Is it possible to store private objects in ipfs without encrypting them?

From @Ekleog on Sun Sep 18 2016 18:10:41 GMT+0000 (UTC)

In order to fetch an ipfs object, one needs a hash. Does this hash sometimes leak to other nodes who didn’t know it beforehand, or can one rely on the fact that in order to fetch an object one has to know the hash in some way?

Along the same idea, is it possible to store data pinned in an ipns record privately, if the ipns record is kept private? (this question assumes the ongoing work on using an ipns key different from the node ip is complete)

Copied from original issue:

From @lgierth on Sun Sep 18 2016 21:39:44 GMT+0000 (UTC)

tl;dr check out peergos :slight_smile:

Rule of thumb: data added to IPFS generally isn’t private, unless you 1) encrypt it, or 2) never connect your node to the network. The former will be a part of IPFS itself in the near future, the latter is currently brittle and needs better support for ensuring you really don’t connect.

For fetching, you usually need to know the respective hash. Because of the way content routing in IPFS currently works though, it’s possible to write a tool that listens for so-called “provider records”. Everytime you add something to IPFS, your node becomes a provider of that thing, and broadcasts the hashes it provides to the network, so that other nodes can respond to queries for the location of these.

From @lgierth on Sun Sep 18 2016 21:43:38 GMT+0000 (UTC)

Oh sorry, I just realized you asked explicitly for “without encryption”. What I wrote about provider records is still relevant I think.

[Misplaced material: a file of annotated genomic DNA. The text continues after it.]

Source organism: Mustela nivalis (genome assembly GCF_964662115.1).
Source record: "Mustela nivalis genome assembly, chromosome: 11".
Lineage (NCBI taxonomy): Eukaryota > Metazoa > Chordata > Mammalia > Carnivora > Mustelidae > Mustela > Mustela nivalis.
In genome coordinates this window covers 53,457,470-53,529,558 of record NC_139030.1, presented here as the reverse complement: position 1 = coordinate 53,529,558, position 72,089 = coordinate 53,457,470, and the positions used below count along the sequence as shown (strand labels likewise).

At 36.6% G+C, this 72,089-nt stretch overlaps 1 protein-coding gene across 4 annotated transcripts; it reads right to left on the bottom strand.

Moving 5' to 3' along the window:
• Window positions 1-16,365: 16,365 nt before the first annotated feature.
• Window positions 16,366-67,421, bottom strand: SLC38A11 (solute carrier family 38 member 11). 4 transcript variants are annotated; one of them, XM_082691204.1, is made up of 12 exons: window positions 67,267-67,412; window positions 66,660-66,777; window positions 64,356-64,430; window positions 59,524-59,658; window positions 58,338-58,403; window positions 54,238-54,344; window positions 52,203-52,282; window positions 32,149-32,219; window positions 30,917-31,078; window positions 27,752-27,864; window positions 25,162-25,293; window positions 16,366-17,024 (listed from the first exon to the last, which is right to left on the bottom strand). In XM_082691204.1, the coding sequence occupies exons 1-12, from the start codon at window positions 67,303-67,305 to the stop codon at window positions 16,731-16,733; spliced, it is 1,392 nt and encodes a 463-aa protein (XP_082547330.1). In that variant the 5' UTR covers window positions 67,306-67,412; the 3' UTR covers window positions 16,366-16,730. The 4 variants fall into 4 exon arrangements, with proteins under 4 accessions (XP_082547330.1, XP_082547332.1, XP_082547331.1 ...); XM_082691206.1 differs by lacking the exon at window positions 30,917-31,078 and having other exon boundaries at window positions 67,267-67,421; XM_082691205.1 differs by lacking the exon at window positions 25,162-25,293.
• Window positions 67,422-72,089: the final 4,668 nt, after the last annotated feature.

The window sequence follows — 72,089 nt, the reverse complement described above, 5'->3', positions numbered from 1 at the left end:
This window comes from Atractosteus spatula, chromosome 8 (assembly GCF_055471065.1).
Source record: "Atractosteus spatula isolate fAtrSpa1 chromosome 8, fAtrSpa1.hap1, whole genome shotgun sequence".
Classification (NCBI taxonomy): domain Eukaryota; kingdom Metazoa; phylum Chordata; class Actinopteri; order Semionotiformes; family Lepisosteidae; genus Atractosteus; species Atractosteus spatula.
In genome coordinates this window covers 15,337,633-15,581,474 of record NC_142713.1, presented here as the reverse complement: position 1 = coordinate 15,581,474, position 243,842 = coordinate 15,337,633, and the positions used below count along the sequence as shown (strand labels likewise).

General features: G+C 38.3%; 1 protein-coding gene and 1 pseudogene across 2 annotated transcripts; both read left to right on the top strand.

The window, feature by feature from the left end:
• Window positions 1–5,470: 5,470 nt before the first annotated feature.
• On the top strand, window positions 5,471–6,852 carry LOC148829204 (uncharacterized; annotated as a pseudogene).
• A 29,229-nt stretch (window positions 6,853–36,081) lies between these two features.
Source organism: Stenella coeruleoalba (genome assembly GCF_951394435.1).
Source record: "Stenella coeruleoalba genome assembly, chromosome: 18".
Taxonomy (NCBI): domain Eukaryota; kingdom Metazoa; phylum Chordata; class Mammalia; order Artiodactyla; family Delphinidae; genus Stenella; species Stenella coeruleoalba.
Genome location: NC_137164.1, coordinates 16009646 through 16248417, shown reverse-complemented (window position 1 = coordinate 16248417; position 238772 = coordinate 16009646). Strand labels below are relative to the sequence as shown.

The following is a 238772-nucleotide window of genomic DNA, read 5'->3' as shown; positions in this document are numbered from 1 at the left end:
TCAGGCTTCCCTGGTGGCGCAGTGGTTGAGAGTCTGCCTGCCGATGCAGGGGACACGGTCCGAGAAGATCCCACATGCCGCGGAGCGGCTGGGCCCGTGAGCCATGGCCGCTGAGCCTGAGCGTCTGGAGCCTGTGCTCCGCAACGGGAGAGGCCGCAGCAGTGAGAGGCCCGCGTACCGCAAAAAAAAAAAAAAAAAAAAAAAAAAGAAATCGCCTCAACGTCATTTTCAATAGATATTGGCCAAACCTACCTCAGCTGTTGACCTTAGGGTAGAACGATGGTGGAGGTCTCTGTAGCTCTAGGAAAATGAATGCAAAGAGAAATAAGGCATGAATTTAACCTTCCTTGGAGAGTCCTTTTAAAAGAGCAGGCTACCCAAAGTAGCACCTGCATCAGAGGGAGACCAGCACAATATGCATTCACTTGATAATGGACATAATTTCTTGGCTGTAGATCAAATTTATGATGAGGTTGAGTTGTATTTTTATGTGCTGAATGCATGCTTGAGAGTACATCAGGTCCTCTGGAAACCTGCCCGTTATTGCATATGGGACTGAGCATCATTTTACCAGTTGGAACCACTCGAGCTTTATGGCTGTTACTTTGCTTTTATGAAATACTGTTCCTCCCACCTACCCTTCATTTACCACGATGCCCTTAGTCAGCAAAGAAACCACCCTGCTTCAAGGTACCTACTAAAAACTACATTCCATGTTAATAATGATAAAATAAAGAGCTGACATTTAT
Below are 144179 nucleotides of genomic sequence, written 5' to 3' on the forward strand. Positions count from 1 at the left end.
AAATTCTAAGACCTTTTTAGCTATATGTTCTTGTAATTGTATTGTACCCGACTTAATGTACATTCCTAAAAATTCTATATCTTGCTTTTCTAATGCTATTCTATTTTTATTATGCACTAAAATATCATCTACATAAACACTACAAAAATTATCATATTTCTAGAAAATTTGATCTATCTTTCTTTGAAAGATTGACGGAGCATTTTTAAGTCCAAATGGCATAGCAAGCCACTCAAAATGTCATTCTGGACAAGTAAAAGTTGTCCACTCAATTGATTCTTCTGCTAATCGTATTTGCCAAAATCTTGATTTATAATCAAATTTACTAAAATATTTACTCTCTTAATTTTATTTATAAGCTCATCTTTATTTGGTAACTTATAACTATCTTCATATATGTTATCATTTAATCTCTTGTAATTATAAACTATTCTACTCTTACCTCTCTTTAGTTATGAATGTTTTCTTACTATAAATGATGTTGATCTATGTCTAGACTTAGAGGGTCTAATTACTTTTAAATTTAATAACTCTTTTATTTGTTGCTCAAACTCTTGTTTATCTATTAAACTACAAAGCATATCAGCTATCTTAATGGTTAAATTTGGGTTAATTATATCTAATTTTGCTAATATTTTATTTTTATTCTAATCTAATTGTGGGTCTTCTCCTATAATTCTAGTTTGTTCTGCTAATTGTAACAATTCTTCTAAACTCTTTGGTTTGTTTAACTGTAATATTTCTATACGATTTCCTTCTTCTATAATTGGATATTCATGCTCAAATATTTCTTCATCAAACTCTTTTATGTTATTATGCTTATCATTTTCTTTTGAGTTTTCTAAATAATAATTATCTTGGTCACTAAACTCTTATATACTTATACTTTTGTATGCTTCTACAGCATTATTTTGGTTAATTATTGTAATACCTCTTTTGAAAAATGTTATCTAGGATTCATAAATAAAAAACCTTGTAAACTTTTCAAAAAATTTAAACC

About having your own network:

  1. empty the bootstrap list: ipfs bootstrap rm --all
  2. put IPFS on a non-standard port, or ideally on a non-public ip address
  3. put a few of the other nodes in your network into the bootstrap list
  4. monitor your connections with ipfs swarm peers

Note that if you get connected to the public network once, nodes will remember your address, and under certain circumstances keep connecting to you. You can mitigate this by changing the port or address IPFS listens on (see 2).

From @lgierth on Sun Sep 18 2016 21:44:29 GMT+0000 (UTC)

There’s a pretty cool proposal for private networks here btw:

From @Ekleog on Sun Sep 18 2016 22:04:09 GMT+0000 (UTC)

Thanks! Leaving this open for record, I suppose someone with tag-setting abilities should add tag answered :slight_smile:

From @lgierth on Sun Sep 18 2016 22:05:11 GMT+0000 (UTC)

Great, obliged!

Has this been resolved?

Has IPFS implemented Private Networks?

IPFS private network is available as part of experimental feature in go-ipfs here.